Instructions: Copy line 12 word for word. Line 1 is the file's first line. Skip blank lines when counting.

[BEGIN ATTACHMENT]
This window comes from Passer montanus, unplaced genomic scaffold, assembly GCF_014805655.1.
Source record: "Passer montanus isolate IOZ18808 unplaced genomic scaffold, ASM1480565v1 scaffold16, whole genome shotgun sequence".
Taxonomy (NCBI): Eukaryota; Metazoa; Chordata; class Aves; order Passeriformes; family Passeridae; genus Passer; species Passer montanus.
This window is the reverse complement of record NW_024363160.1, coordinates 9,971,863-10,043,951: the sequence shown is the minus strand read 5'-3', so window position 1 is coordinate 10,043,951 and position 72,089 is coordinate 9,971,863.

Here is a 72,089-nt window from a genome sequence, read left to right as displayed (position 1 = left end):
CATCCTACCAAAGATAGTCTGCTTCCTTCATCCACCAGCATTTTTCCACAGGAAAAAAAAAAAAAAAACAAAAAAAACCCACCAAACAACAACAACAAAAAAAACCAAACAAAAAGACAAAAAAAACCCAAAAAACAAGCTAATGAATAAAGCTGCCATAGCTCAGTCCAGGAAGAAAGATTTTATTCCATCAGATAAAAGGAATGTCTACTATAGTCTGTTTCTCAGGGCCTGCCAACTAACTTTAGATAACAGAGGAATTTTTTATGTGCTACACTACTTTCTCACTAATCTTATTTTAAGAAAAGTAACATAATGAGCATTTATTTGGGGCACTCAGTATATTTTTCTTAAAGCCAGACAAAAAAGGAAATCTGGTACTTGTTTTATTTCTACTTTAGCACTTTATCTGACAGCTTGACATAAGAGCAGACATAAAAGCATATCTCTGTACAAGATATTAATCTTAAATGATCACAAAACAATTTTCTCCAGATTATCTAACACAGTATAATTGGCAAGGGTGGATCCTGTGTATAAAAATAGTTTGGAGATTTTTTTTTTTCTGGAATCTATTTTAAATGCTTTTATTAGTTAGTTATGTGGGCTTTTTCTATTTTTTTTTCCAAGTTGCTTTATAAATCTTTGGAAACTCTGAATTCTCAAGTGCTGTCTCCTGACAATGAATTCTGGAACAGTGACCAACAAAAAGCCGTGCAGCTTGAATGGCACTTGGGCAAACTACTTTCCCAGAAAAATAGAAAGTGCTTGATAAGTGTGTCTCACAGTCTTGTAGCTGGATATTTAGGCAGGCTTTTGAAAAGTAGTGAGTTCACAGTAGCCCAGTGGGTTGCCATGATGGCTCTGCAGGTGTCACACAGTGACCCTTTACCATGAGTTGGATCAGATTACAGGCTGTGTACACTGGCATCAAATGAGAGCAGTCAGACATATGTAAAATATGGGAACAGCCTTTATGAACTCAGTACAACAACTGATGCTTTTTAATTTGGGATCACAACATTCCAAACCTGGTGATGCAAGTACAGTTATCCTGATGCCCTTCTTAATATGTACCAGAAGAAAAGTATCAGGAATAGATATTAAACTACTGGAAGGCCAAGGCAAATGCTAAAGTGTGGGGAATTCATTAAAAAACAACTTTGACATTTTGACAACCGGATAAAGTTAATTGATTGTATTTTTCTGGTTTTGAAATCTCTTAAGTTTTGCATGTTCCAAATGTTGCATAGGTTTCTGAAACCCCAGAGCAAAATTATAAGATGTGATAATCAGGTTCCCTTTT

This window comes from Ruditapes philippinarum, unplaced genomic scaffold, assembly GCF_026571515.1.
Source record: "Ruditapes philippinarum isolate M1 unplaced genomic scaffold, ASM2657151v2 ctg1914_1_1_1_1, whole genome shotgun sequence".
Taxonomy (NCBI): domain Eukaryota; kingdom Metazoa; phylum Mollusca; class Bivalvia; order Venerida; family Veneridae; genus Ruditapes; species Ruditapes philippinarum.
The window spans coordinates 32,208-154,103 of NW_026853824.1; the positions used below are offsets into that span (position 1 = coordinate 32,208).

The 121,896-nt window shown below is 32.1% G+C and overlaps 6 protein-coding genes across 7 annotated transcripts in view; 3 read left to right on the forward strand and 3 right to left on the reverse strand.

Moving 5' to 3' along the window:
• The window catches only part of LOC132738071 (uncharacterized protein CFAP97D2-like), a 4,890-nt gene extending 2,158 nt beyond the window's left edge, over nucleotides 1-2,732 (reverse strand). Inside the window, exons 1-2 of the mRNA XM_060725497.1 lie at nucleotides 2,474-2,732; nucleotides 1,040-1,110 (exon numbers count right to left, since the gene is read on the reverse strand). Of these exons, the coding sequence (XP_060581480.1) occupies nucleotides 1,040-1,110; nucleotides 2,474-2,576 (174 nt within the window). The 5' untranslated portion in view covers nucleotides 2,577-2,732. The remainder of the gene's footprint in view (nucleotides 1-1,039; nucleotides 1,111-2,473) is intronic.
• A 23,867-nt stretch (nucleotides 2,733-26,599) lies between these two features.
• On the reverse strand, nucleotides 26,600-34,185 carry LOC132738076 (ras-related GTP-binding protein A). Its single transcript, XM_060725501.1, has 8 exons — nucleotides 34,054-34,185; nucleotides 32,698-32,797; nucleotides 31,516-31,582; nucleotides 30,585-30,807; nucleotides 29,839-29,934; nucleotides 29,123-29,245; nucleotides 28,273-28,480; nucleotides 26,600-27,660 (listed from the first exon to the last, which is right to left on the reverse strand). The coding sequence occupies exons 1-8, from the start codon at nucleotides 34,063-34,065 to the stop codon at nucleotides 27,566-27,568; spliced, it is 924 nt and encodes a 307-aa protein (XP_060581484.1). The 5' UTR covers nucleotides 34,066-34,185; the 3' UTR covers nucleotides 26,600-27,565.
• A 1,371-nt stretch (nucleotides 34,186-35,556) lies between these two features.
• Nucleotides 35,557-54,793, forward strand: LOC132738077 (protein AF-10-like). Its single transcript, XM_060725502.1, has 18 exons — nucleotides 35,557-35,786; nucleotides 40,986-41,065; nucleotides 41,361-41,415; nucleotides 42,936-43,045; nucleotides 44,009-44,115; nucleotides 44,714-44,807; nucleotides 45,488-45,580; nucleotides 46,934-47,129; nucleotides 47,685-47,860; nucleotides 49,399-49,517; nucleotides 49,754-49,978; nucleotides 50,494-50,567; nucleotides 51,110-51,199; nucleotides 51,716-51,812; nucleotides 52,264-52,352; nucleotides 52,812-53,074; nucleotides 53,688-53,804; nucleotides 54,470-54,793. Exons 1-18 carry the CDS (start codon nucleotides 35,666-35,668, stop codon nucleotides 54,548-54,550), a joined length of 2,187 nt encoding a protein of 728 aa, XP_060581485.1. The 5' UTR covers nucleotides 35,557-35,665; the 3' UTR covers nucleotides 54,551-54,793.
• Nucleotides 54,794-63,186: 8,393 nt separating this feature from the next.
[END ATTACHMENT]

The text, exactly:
Moving 5' to 3' along the window: